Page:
Dismantling the good man myth
In the past few weeks, we have faced brutal horrors, made even worse because they are the torments carried out by our own hands. The torture report was released, amidst fears and warnings that there would be international uprisings and retaliations. Republicans have accused Democrats of seizing a political moment, in order to make the Bush administration look bad to the detriment of national security. The talking points seem to echo through the red party, aside from John McCain, who has been a victim of torture himself and has a first-hand knowledge of the evil.
The violent reaction to the report has not been realized. Instead, the pages have been like probing a deep and festering wound in the soul of our nation. To make matters worse, we have heard politicians defend the tactics that were used—even on people who were willing to talk freely without coercion.
I remember seeing those first pictures of the abuses in Abu Ghraib. The smirking soldiers taking selfie souvenirs with tortured men. I shook with a pain, as if my intestines had been ripped from my gut. Can’t we be the good guys? I prayed as tears began to stream down my face. I just want to be the good guys.
I’m not one to get God and country mixed up in my mind too much. I’m not someone who thinks that the United States is holy, right, and just in its actions. I am not naïve to our atrocities. But this still scares me. It feels like we’re a character in a Christopher Nolan movie. Somehow we black out and wake up with blood all over our hands.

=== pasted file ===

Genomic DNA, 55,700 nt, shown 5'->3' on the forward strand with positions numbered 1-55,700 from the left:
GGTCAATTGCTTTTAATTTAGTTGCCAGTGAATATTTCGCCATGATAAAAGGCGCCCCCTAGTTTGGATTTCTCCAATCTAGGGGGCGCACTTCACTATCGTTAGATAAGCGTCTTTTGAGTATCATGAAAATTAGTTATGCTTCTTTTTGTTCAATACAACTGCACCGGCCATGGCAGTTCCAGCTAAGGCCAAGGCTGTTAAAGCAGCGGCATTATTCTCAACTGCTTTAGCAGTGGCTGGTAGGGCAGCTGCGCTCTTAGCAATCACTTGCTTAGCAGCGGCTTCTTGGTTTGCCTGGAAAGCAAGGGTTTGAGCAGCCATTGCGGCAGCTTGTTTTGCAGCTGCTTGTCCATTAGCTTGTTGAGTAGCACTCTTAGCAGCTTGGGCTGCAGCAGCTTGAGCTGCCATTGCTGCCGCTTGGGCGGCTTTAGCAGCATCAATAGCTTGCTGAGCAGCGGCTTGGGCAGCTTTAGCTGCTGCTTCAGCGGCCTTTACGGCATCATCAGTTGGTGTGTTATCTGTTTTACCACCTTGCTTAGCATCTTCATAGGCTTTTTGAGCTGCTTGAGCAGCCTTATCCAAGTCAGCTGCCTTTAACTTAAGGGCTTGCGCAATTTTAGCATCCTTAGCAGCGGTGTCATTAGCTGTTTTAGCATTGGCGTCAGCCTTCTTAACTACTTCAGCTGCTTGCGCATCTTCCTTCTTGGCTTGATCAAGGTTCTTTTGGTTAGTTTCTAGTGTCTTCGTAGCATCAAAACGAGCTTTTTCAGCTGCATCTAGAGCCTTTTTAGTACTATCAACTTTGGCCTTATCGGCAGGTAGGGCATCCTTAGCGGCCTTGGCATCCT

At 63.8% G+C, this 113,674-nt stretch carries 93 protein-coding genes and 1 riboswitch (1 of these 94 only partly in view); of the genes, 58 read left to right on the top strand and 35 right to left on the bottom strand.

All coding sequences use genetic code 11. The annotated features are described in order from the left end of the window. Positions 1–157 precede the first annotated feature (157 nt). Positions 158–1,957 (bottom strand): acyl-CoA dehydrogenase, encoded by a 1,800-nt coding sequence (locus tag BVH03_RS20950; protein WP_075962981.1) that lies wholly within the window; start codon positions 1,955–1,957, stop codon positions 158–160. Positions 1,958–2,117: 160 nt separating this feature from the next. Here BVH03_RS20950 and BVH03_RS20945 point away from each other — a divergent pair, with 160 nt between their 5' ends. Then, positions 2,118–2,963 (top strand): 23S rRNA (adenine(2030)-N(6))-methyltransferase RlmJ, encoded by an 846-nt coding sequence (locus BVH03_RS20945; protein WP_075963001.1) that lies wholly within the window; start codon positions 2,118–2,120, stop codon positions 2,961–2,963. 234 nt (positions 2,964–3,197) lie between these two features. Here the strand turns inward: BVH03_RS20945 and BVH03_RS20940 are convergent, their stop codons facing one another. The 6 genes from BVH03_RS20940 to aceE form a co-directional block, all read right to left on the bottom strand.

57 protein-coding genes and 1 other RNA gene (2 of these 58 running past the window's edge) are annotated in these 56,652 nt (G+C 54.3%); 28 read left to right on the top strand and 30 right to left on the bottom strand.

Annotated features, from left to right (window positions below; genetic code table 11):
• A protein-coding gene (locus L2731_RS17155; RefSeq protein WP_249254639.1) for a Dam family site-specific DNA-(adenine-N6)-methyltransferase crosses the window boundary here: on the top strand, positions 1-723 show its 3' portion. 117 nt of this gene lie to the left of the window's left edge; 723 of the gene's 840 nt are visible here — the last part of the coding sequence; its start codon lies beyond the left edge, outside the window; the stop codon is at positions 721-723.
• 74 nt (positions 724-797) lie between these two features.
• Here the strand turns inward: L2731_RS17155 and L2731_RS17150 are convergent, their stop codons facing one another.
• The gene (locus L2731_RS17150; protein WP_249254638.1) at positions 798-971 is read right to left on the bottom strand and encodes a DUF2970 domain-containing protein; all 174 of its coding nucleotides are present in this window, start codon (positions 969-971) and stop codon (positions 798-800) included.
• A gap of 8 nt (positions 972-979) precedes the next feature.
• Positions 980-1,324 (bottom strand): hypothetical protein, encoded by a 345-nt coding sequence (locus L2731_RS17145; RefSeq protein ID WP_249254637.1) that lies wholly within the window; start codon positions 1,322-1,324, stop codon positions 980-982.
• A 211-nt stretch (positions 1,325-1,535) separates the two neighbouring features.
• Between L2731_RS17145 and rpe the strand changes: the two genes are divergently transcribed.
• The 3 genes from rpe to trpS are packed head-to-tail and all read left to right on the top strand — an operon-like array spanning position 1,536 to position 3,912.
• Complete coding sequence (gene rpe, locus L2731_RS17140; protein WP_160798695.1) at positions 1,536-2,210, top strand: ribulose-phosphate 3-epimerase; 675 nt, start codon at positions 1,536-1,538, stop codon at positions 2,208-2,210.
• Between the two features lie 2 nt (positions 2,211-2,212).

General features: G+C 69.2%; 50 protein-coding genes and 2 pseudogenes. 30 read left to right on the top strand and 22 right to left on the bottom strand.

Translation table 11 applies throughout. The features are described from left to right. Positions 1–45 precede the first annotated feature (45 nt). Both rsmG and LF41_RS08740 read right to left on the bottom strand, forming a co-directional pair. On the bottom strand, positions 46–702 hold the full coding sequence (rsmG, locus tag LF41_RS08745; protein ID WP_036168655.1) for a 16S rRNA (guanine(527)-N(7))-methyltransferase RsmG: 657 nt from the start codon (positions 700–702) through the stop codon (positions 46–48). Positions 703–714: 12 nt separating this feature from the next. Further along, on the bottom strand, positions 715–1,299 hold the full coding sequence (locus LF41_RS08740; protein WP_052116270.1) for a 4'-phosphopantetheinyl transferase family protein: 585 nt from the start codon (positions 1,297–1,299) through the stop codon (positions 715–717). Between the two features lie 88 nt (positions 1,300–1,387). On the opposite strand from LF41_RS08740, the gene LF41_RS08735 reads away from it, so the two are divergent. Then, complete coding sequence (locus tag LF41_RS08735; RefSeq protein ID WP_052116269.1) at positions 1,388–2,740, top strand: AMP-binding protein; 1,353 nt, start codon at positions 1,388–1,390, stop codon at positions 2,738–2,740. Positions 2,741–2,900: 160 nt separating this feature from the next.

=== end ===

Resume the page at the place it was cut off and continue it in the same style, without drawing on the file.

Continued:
It makes me wonder about human nature. I have read as much Philip Zimbardo as I can, while consuming the irony that Zimbardo seems to be orchestrating torture as he studies it. I participate in culpability as I use his work. The questions remain. Why do good people do deplorable things? Why does it happen through out history? Would I inevitably do the same things if I were in the same situation? How can we avoid it? (A related aside: if you’ve got the time, check out this George Saunders story.)
There are so many theological implications to all of this. If there is one thing I struggle with my Reformed tradition the most, it is the depravity of humanity. I don’t think that it’s psychologically healthy for us to tell one another or ourselves that we are depraved. I would not say that to a child, in the fear that it might become a prophecy that will be fulfilled. It mars the fact that he or she is beloved and made in the image of God. So why would I utter it to a congregation? Why would I say it to a people?
Yet, the totality of our depravity remains undeniable as we read about the waterboarding, sleep depravation and rectal feeding. Would it be more damaging to believe that we are all good in the face of such reports? Would it somehow sanctify our despicable actions? Isn’t it more important to acknowledge that we have this propensity for depravity and make sure that we are able to repent in the midst of it? And, isn't it important to remember that we're not always the good guys, and every one needs oversight?